Taylor’s work in fighting against police torture in Chicago over the past 29 years has been instrumental in obtaining the conviction and imprisonment of police torture ringleader Jon Burge and the precedent setting decision that upheld the inclusion of former Mayor Richard M. Daley as a co-conspiring defendant in the Tillman civil rights case. He also worked with the movement to obtain reparations for 60 survivors of Chicago police torture. He has also represented Nanci Koschman in her case against the CPD and SAO for covering up the truth about the death of her son in order to protect the Daley family, was one of the lead lawyers in obtaining a $5 million settlement for 74 victims of illegal strip and body cavity searches by the Milwaukee Police Department, and now represents three victims of torture and abuse at the CPD’s secret interrogation site, known as Homan Square.
Taylor also played a major role in the George Jones “street files” case that uncovered the unlawful Chicago police practice of keeping one set of files to be produced to defense lawyers while maintaining another secret set of files that often contained exculpatory evidence. This case dramatically changed the criminal discovery process in Cook County and also led to the groundbreaking wrongful prosecution verdict in Jones v. City of Chicago. As a police brutality litigator, he has been instrumental in pioneering and litigating Monell pattern and practice claims against municipalities, particularly in the areas of repeater cops, police discipline, the police code of silence, and domestic violence by police officers. Taylor also played a key role in major litigation brought against the Marion Federal Penitentiary, Stateville and Pontiac prisons in the areas of unconstitutional segregation, cruel and unusual conditions of confinement, and behavior modification.
Mr. Taylor is also an accomplished appellate advocate, and successfully argued the cases of Cleavinger v. Saxner and Buckley v. Fitzsimmons before the United States Supreme Court, as well as numerous cases before Federal Circuit Courts of Appeal and the Illinois Supreme Court.
Mr. Taylor is a longtime National Lawyers Guild member, a founding editor of the Police Misconduct and Civil Rights Law Reporter, has extensively written and lectured in the field of civil rights litigation and police torture, and frequently appears on radio and television and at other public forums to discuss these topics. He has authored four law review articles on these subjects, and his articles have appeared in the Chicago Tribune, the Chicago Sun Times, The Nation, In These Times, the Huffington Post, Truthout, and Portside.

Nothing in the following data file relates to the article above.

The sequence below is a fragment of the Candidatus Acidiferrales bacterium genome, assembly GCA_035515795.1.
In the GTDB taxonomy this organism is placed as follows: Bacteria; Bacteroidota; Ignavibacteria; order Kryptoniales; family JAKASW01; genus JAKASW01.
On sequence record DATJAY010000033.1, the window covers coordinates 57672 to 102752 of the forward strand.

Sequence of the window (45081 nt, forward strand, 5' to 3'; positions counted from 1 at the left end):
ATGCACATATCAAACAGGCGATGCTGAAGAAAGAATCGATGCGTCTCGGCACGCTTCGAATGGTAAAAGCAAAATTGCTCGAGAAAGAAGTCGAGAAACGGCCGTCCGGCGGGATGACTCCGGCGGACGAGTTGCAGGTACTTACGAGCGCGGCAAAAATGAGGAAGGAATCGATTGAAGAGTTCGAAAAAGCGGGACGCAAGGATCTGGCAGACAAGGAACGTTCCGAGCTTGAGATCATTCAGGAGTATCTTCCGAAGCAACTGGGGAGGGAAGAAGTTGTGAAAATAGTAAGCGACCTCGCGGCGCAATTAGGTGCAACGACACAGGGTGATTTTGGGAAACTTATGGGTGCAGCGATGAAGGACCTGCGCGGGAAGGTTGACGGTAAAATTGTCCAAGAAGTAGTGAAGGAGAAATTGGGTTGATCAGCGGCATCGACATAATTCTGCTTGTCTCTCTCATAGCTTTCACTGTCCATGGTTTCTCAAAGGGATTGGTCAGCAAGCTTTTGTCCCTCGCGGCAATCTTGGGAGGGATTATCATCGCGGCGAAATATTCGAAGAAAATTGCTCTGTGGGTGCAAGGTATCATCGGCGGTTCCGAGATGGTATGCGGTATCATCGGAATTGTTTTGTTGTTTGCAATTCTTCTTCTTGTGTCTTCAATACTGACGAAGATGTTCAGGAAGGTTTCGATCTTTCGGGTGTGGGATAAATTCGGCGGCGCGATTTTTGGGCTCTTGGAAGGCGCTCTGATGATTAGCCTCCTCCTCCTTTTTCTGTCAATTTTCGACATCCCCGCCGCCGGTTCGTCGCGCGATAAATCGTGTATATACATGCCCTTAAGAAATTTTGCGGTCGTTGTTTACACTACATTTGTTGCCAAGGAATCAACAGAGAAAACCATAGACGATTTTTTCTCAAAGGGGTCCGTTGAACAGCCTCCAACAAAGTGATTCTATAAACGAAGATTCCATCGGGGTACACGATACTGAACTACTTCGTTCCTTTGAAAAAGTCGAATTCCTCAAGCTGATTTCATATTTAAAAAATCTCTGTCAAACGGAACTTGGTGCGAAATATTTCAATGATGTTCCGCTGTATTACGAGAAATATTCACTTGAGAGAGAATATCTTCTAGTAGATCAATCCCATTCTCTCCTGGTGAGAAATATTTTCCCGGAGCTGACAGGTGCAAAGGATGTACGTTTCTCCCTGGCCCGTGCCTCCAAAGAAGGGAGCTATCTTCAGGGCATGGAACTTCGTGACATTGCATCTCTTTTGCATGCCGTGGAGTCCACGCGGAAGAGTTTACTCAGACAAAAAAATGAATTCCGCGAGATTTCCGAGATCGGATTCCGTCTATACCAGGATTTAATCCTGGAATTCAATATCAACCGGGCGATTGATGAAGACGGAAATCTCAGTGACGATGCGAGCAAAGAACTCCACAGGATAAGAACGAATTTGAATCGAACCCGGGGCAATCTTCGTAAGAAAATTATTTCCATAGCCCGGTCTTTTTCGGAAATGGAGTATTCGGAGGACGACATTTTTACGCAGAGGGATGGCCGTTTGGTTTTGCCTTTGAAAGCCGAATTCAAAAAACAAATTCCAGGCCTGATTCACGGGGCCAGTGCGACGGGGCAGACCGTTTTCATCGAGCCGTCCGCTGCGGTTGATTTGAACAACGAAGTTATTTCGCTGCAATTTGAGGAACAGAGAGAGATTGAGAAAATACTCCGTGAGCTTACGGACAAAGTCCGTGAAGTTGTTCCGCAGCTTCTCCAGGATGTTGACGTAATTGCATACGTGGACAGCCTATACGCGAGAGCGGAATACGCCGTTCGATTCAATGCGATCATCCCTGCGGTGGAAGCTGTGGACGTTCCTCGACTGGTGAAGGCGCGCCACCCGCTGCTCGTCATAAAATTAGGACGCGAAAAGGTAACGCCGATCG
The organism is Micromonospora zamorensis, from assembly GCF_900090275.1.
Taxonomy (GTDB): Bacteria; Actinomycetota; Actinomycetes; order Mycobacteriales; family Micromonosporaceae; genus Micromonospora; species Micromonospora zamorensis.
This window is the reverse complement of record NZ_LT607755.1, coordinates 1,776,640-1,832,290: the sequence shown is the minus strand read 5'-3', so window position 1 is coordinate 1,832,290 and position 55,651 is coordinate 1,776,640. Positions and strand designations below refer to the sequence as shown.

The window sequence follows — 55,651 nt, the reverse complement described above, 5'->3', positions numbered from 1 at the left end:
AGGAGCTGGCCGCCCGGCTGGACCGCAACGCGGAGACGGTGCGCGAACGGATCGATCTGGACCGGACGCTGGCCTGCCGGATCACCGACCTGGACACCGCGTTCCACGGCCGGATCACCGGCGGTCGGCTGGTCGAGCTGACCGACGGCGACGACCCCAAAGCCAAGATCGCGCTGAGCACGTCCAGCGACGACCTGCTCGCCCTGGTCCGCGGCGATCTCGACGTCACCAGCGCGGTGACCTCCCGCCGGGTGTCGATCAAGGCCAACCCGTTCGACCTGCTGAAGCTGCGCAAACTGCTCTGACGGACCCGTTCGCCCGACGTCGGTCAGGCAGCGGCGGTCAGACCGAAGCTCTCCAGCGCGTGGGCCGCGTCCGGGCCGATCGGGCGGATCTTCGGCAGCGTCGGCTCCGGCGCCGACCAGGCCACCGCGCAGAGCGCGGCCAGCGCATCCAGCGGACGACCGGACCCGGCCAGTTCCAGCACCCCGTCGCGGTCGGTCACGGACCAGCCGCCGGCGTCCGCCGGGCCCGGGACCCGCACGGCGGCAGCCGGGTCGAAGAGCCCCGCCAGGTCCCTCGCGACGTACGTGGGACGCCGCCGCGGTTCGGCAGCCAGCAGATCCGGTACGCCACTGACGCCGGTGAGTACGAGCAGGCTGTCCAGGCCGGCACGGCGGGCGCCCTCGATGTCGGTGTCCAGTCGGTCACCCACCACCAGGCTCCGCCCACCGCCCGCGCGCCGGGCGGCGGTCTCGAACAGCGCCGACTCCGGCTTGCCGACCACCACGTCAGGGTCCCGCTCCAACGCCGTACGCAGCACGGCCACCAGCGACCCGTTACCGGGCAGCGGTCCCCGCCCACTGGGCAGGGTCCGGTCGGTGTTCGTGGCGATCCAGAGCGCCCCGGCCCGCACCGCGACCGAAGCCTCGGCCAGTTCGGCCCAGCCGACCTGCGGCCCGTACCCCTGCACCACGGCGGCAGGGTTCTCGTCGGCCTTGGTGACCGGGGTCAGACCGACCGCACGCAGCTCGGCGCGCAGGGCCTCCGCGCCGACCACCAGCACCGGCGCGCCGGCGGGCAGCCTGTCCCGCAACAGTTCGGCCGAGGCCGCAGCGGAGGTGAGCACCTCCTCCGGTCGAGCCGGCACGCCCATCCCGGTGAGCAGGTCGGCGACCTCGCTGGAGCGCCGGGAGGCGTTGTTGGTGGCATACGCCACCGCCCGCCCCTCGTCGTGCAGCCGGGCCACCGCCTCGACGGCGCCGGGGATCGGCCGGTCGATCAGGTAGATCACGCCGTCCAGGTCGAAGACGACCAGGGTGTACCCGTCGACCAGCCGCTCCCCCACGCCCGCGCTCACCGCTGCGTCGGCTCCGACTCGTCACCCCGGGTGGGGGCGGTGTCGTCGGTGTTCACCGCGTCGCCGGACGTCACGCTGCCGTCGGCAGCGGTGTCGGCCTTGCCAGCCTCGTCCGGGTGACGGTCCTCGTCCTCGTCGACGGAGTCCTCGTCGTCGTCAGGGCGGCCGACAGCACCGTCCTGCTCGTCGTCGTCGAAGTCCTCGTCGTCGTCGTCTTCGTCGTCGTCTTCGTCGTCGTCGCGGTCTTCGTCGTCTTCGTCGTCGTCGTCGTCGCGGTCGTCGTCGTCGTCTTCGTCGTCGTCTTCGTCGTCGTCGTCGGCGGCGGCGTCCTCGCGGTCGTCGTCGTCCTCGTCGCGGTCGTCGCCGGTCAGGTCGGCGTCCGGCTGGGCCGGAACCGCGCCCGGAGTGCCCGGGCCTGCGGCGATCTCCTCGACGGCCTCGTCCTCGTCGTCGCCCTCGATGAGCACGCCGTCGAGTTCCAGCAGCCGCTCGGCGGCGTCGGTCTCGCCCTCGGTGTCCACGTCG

In 1975 Mr. Taylor was honored, along with his law partner Jeffrey Haas, for his work on the Fred Hampton case by being named by the Chicago Reader as members of the “Heavy 75,”, in 1977, with Haas, as an Advocate For Our Freedom for “representing a rare breed of legal advocates who take on the contemporary Sacco and Vanzetti or Scottsboro cases,” in 1986 he was nominated for the Durfee Foundation Award for his work in “enhancing the human dignity of others through legal institutions,” and, in 1989, again with Haas, received the Citizens Alert Fighters For Justice Award. He is the 2008 recipient of the William R. Ming Jr. Award of the Cook County Bar Association, given to a lawyer “for dedication and significant contribution to the causes of civil rights and individual liberties;” and in 2009 was awarded the First Defense Legal Aid First Defender Award for his “tireless commitment to protecting the civil rights of Chicago citizens.” He was also the recipient of the National Lawyers Guild’s 2009 Ernie Goodman Award “in recognition of extraordinary achievement by a National Lawyers Guild lawyer;” the 2009 Rainbow PUSH Father to the Community Award; the 2010 Jenner and Block award from the Northwestern Center on Wrongful Convictions for his “unflagging struggle against police brutality and racial repression under color of law;” with his law partners Joey Mogul and John Stainthorp, the 2010 Chicago National Lawyers Guild Arthur Kinoy Award for their “commitment to the struggle for justice for the survivors of torture;” the 2011 SFPIF Northwestern Law School Distinguished Alumnus Award for his “outstanding commitment to public service;” with his co-counsel Locke Bowman and Alexa Van Brunt, the Independent Voters of Illinois-Independent Precinct Organization’s 2014 Legal Eagle Award; and the 2016 Nelson Algren Humanitarian Award as “a conscience in touch with humanity.”
In 2002 he was named by Chicago Magazine as one of Chicago’s “30 Toughest Lawyers;” and by his peers as a “Leading Lawyer” in 2003, and 2015, as a “Super Lawyer” in 2007, 2008, and 2009, in 2015 as a member of the “Nation’s Top One Percent” by the National Association of Distinguished Counsel, and in 2016 as a “Top Lawyer” in the Global Directory of Who’s Who.